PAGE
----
The other sector into which the Indian government is pouring money is the promotion of pilgrimage to countless Hindu holy spots – a cosy relationship within the state-temple-corporate complex. ‘Soft’ Hindutva, which unabashedly celebrates Hinduism as the national culture of India, is not a monopoly of the BJP and Sangh Parivar; indeed, all the great anti-communal forces routinely indulge in public celebrations of Hinduism for political gains. But more than just public celebrations, they are known to bend state policies to suit Hindu interests, as happened in the construction of the Akshardham temple complex in New Delhi on the banks of the Yamuna, which critics allege is environmentally unsound; and in the dispute over the land grab for the Amarnath yatra in Kashmir recently.
Any purported ‘ambivalence’ the corporate sector might have toward the BJP extends only to its ‘hard’ Hindutva politics, which has the potential for unleashing communal violence. But there is not much ambivalence when it comes to the promotion of explicitly religious aspects of Hindu culture as ‘Indian culture’ more generally. ‘Soft’ Hindutva has thus become de-facto state policy, regardless of which party is in power, and has the support of the corporate sector as well. Moreover, the concept of the state-temple-corporate complex is not meant to suggest a permanent power grab that has foreclosed all sites of struggle for secularism, but rather to suggest a loose, informal nexus that is using the new enthusiasm for the markets to tilt the balance toward the majority faith in India.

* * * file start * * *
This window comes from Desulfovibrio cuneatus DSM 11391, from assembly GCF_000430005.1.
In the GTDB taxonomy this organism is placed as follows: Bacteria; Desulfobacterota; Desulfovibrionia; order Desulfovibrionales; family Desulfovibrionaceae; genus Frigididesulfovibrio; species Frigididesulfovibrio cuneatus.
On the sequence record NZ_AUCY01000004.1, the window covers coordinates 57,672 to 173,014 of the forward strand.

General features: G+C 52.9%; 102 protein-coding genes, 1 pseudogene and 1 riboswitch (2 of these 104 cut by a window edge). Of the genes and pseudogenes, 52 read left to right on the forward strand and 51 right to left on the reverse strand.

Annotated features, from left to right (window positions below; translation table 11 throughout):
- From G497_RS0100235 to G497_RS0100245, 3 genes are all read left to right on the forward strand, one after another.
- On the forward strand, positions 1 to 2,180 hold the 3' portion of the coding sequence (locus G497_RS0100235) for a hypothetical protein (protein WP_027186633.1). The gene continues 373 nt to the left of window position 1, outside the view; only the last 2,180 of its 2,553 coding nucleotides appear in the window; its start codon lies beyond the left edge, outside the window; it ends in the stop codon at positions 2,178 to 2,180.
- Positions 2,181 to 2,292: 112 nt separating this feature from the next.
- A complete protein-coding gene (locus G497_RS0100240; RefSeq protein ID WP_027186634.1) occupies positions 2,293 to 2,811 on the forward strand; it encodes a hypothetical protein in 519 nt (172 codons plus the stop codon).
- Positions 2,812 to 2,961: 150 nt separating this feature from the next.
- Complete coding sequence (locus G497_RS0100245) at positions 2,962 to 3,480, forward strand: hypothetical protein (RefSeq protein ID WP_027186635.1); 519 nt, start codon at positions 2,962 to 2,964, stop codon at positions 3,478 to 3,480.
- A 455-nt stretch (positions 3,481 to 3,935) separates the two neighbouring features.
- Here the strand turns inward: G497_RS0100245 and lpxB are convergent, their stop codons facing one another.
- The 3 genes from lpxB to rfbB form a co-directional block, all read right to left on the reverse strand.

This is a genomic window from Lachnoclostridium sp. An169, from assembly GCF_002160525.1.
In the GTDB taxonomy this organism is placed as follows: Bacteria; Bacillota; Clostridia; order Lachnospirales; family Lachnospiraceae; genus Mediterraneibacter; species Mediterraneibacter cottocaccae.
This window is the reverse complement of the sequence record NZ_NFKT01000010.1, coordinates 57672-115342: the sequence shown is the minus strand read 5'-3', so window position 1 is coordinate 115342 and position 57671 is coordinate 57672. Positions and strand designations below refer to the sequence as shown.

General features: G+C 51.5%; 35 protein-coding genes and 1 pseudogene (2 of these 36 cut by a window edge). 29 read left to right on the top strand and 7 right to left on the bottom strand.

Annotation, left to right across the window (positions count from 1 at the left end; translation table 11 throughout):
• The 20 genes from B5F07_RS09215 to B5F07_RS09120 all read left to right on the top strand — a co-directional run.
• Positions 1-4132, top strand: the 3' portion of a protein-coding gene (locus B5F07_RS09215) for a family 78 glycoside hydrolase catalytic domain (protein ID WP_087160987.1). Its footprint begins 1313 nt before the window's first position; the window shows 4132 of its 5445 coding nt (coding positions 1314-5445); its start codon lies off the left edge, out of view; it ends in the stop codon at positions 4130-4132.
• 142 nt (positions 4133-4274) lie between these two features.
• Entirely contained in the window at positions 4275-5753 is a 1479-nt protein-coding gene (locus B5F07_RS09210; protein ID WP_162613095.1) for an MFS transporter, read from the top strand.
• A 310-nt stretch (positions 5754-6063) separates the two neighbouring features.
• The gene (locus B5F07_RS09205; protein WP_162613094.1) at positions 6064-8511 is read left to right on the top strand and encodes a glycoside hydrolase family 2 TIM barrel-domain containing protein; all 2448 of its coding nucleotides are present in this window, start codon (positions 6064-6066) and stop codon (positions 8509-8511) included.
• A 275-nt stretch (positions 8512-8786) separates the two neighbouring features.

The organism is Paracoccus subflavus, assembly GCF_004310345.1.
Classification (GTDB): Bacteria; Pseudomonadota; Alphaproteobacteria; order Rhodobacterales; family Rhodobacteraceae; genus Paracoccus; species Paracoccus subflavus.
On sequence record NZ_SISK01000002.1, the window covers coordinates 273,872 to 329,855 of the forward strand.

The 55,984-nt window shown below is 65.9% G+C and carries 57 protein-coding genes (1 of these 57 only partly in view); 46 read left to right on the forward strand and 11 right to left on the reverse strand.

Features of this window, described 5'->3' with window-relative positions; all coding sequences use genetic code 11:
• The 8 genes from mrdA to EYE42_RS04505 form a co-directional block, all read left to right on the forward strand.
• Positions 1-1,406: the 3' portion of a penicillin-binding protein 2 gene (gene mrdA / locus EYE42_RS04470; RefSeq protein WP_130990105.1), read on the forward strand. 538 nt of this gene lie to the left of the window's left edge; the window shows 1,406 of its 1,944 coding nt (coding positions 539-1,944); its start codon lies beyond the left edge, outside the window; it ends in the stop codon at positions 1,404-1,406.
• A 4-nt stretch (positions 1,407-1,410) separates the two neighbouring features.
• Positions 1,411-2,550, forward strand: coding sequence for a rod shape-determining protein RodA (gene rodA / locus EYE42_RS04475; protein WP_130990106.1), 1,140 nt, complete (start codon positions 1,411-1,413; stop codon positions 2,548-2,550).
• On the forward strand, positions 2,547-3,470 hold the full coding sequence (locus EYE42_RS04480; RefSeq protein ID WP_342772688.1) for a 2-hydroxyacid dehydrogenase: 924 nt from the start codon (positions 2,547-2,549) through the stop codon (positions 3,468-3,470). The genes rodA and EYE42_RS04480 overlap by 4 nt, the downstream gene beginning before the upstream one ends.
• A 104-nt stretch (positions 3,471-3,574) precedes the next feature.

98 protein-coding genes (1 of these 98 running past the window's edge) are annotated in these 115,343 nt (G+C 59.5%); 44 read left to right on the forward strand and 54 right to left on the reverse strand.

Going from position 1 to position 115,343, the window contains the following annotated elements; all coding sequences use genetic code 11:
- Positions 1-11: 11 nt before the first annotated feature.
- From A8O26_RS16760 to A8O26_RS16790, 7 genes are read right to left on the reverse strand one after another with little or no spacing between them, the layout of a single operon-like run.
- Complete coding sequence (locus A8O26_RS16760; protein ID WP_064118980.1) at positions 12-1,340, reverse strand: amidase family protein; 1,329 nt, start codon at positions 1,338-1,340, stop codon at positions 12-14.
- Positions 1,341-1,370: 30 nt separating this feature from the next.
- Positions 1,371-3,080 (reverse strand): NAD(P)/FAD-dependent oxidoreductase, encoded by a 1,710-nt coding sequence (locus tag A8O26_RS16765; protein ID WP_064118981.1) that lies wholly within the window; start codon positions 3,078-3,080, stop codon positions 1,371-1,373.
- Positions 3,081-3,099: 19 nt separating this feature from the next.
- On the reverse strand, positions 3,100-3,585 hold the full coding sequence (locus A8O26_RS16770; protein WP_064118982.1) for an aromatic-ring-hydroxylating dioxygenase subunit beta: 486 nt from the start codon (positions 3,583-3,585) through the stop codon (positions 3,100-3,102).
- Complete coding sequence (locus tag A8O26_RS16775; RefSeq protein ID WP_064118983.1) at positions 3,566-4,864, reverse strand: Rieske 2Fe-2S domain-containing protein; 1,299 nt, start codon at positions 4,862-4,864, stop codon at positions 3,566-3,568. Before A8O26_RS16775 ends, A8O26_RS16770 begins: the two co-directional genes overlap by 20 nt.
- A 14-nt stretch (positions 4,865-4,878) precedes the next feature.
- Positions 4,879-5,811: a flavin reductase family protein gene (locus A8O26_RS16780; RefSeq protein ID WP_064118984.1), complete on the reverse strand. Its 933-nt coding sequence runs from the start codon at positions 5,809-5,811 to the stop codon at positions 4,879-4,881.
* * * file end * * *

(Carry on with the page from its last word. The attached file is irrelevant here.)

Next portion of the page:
So, what is the answer to the question we started from – namely, can secularists trust globalisation and free markets? It is true that markets might be able to save us from violent religious extremism, and that is part of the reason for why the middle classes deserted the BJP and its allies in 2009. But the markets also deepen the reach of religion into the institutional spaces of society. The only real response to religious nationalism is to actively cultivate a secular culture that can displace the majority faith as the national culture. This would require a purposeful demolition of the truth claims of all faith-based ways of thinking – including the faith in the gospel of globalisation and ‘free’ markets.